Friday, 30 March 2007

The facets of terror

Throughout this month, I will be posting excerpts of my lengthy paper "The War on Terror and the Fire Paradox", as mentioned in this post. Here is one such excerpt...

The facets of terror

How can a rogue group or ideology commit acts of terrorism with major state reaction, but state terrorism yields no such reaction? Is fighting in something you genuinely believe in a crime? How is Islamic extremist recruitment for terrorism different from recruitment to a state military?

Whether fighting the foreign occupiers in Iraq, fighting the western menace from within its own borders, or abroad, there is a new kind of terrorism and no one seems to know what to define it as. Call it an insurgency against the West, call it a rebellious movement, call it pure terrorism.*

They fear the west; westerners fear them. The middlemen? The governments of the West, namely of the US, and the extremist Islamic groups. Terror, terror, terror; fear, fear, fear; counterterrorism, counterterrorism, counterterrorism; fear, fear, fear; terror, terror, terror... We usually think of the extremists as the terrorists; the western governments as the fighters of terrorism.

[What the 'terrorists' (supposedly) do] — [what the US 'war on terror' response is].
They want to invoke fear with their terror — I invoke your fear to fight their terror.
They use terrorism to take away our freedom — I use (counter)terrorism to actually take that freedom away.
They use acts of insurgency against us (e.g. in Iraq) — we shall stay (e.g. in Iraq).
They use terrorism to scare you — I use fear-mongering to my gain to scare you using their terror as an excuse.

Political science expert John Mueller says the terrorist threat has definitely been hyped up since 9/11, no doubt to the political gain of the Bush administration. Not only that, but the endeavors in Iraq and Afghanistan that followed inflamed feelings in the Muslim world even more. Mueller calls the lack of terrorist response on US soil, in which reality has contradicted what those in the White House keep stating, a "myth of the omnipresent enemy". He starts his article, "Is There Still a Terrorist Threat?: The Myth of the Omnipresent Enemy", with:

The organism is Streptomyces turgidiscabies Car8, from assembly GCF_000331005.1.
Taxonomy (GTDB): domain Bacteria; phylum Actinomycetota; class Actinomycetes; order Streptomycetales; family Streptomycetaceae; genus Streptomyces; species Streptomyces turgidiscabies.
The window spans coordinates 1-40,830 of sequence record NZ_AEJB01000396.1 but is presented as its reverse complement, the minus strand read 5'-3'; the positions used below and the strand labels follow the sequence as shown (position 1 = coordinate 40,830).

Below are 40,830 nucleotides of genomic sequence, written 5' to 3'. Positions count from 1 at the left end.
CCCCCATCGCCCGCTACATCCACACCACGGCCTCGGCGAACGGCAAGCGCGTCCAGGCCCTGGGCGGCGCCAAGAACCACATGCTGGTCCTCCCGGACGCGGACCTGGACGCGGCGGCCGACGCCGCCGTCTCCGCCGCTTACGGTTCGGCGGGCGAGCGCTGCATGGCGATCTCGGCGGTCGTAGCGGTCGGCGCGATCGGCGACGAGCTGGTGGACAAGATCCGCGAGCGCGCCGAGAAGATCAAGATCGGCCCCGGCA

Despite all the ominous warnings of wily terrorists and imminent attacks, there has been neither a successful strike nor a close call in the United States since 9/11. The reasonable -- but rarely heard -- explanation is that there are no terrorists within the United States, and few have the means or the inclination to strike from abroad.

Mueller boldly concludes his article with:
Although it remains heretical to say so, the evidence so far suggests that fears of the omnipotent terrorist…may have been overblown, the threat presented within the United States by al Qaeda greatly exaggerated. The massive and expensive homeland security apparatus erected since 9/11 may be persecuting some, spying on many, inconveniencing most, and taxing all to defend the United States against an enemy that scarcely exists.

The Bush administration dumbs down all terrorism by labeling it as the evil, generic masses of Islamic extremists that are against the United States in every way. Al Qaeda is seen as a great terrorist enemy, a diabolical organization with cells all around the world. In reality, many experts disagree with the Bush administration view; al Qaeda is more of a movement, an ideology even, than an organization (see Burke in "Think Again: Al Qaeda").

* For the sake of keeping things simple, I will keep the assumed label of 'terrorist' for the extremists — in this case the radical Islamic insurgent terrorists. However, both sides, whether led by George W. Bush or Osama bin Laden, are using fear tactics to garner political support for their respective causes. The ultimate definition of terrorism I will lead up to the reader. However, that is not to say I will not present my clear views on the subject.

See here for a look at terrorism from two different viewpoints: that of the White House and that of the jihad movements.

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